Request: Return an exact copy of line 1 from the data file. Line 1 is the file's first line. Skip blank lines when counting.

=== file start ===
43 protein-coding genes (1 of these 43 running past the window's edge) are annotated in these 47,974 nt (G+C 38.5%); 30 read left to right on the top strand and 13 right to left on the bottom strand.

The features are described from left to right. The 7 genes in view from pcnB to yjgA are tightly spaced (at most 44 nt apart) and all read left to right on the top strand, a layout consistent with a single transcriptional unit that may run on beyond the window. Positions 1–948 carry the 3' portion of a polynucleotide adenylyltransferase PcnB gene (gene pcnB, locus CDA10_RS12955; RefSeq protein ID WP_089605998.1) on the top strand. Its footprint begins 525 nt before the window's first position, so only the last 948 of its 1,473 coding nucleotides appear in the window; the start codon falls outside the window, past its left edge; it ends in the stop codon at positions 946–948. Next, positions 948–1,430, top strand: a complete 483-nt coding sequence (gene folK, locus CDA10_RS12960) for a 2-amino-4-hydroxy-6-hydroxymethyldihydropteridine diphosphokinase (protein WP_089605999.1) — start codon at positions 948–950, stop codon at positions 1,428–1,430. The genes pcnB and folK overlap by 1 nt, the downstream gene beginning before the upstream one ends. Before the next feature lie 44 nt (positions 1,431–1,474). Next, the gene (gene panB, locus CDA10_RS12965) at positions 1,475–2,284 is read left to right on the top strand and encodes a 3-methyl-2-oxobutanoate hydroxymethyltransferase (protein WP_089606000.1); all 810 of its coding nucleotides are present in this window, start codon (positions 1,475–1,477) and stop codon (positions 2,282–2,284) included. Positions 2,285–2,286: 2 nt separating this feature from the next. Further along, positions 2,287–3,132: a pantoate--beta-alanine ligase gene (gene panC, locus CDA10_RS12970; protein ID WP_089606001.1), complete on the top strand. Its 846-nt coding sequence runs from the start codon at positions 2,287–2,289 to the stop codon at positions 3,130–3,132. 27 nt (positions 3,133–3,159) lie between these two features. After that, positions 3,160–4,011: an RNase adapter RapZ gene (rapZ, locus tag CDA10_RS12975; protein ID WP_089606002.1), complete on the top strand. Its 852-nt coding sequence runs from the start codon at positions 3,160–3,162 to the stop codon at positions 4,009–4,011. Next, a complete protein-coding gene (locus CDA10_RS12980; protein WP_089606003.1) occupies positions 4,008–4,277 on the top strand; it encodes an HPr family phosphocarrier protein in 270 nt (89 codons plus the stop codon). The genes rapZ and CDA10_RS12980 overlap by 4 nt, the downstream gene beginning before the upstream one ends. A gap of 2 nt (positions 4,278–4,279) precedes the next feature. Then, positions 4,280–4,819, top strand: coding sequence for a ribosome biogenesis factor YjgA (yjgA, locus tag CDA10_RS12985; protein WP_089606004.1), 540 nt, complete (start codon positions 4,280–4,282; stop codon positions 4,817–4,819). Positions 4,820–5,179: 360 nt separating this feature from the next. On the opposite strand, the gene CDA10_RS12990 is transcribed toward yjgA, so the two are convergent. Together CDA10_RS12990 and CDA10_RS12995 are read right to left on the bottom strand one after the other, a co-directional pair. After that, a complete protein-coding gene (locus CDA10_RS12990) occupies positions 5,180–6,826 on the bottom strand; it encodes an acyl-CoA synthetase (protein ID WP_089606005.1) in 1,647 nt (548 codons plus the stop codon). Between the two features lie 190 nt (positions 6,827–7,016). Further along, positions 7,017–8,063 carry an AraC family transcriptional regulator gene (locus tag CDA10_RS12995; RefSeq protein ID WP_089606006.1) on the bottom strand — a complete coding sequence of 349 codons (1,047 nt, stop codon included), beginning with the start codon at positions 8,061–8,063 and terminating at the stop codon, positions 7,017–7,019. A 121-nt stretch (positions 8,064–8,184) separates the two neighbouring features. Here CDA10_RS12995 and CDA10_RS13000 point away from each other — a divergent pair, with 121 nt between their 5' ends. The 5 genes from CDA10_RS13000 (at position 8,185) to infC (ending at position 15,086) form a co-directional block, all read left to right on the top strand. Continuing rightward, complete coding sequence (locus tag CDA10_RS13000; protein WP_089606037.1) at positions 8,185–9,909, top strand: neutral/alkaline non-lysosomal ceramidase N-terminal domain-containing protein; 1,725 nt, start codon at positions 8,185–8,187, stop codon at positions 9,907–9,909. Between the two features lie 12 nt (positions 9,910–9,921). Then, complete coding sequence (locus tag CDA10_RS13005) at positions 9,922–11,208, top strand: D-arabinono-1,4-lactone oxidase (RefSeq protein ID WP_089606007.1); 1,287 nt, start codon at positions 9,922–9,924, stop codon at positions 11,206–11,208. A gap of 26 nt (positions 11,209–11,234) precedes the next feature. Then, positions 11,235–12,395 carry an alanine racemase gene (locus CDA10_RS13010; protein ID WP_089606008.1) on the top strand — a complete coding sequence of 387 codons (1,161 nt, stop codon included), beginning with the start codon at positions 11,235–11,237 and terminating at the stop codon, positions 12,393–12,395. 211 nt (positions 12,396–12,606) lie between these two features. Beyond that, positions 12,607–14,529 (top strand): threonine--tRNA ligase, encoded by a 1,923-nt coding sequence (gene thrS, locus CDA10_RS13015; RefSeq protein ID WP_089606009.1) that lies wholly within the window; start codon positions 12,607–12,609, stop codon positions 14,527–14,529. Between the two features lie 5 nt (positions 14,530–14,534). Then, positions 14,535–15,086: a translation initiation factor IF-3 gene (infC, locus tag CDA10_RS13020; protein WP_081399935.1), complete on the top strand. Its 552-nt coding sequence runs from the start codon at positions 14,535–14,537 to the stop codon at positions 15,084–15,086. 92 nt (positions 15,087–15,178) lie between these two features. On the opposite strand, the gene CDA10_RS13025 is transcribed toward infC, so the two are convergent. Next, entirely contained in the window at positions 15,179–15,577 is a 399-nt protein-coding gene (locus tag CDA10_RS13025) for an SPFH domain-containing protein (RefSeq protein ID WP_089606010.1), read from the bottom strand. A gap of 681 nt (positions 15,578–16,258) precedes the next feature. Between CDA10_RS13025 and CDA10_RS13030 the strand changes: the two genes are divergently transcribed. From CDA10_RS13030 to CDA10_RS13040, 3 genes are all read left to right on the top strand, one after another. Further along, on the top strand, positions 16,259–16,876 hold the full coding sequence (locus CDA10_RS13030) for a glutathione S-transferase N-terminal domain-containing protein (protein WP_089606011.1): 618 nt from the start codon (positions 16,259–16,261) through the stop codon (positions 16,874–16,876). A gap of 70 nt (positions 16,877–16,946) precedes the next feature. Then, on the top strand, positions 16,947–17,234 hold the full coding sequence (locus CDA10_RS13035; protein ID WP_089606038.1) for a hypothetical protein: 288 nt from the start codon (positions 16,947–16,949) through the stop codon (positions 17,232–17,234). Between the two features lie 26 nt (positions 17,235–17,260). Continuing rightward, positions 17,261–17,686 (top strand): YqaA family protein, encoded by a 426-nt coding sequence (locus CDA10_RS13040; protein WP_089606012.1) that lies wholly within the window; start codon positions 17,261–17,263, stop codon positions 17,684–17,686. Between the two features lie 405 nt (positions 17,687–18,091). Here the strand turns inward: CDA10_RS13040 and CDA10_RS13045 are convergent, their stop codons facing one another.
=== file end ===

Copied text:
43 protein-coding genes (1 of these 43 running past the window's edge) are annotated in these 47,974 nt (G+C 38.5%); 30 read left to right on the top strand and 13 right to left on the bottom strand.